Double-entry bookkeeping, created by the Romans, is an ancient method of bookkeeping in which you have to make two account entries for every financial transaction—a debit to one account, and credit to the other account. Without the accounting formula, double-entry bookkeeping would not work, because it is used as an error detection tool. The accounting equation, written as assets = liabilities + equity, must be satisfied in order to balance the ledgers. Double-entry book-keeping is so widely used around the world because it ensures the accuracy of financial reports.
The accounting formula represents the relationship between a company’s assets, liabilities, and shareholders’ equity. You already know what assets and liabilities are. Let us briefly explain what shareholders’ equity is. Shareholders’ equity (also known as share capital or net worth) is the amount that the owner can claim after total liabilities have been subtracted from total assets. It shows how the company has been financed through amounts invested by the owners and the retained business profits of the company.
If a firm has $10,000 in liabilities, $30,000 in assets, and $20,000 in shareholders’ equity the accounting formula would read:
Assets ($30,000) = Liabilities ($10,000) + Shareholders’ Equity ($20,000)
If you know the values of any two of the components in the accounting equation, it is easy to calculate the third one. A balance sheet is just a fleshed-out form of this equation.
The Accounting Equation in Action
When you start a new business, your accounting formula will look like this
Assets ($0) = Liabilities ($0) + Shareholders’ Equity ($0)
Once you decide to deposit, say, a $5,000 into the business to get it up and running and decide to use the double-entry bookkeeping system, your accounting formula will look like this:
Assets = Liabilities + Shareholders’ Equity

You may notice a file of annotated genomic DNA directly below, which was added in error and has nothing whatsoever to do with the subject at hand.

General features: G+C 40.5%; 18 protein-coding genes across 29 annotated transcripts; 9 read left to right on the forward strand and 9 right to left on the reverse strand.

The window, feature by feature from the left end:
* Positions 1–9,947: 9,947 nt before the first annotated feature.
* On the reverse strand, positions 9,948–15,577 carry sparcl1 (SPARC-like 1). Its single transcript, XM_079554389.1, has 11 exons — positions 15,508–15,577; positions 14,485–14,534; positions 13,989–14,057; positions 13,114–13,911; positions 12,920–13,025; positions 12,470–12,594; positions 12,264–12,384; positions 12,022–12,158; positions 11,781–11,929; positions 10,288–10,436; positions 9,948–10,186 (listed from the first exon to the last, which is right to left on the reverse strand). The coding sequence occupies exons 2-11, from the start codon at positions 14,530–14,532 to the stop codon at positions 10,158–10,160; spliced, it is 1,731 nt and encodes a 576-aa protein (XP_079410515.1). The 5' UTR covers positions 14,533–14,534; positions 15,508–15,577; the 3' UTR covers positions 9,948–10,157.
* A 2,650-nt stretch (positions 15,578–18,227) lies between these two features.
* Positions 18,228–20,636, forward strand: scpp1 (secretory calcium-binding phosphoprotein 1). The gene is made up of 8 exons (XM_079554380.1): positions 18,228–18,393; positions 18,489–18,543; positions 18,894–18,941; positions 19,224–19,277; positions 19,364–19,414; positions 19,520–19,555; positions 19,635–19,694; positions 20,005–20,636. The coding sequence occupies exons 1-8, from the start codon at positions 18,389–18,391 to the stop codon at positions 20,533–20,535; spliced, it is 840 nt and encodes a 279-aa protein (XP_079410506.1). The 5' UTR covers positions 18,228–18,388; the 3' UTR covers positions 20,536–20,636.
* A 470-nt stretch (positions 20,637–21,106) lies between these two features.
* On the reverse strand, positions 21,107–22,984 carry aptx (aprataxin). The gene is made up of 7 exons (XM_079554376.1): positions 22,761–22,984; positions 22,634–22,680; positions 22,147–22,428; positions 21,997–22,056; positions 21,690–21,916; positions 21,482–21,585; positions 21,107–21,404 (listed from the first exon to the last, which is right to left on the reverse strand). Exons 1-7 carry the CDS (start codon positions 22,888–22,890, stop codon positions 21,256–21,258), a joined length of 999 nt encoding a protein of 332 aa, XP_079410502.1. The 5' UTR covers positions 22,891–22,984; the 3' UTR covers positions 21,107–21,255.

$5,000 = $0 + $5,000
Now, you will purchase some office equipment with $2,500 in order to begin creating and selling your products or services. Your accounting formula will look like this:
Assets = Liabilities + Shareholders’ Equity
$7, 500 = $2500 + $5000
In double-entry bookkeeping, an account must be debited and another credited. Here the asset account increased by $2500 because you bought some office equipment, but the liabilities increased as well because you used company cash to pay for it.
The Purpose of the Accounting Equation
You have ensured that the accounting equation stays in balance by recording it twice. As you can see, the accounting equation contains three components. A detailed account of your accounting equation, i.e. your assets, liabilities and capital, is written on your balance sheet. You can use the accounting equation to check whether every transaction has been recorded properly (i.e. all relevant accounts have received entries) thereby successfully balancing your books
Every accounting student is first introduced to these two basic concepts: assets and liabilities. It is from here that you begin to learn what accounting is and how it can help you run a business. This article is therefore an introduction to accounting. You understand the basics if you have read it completely. You are now ready to learn more!
Learn more What is Equity in Business?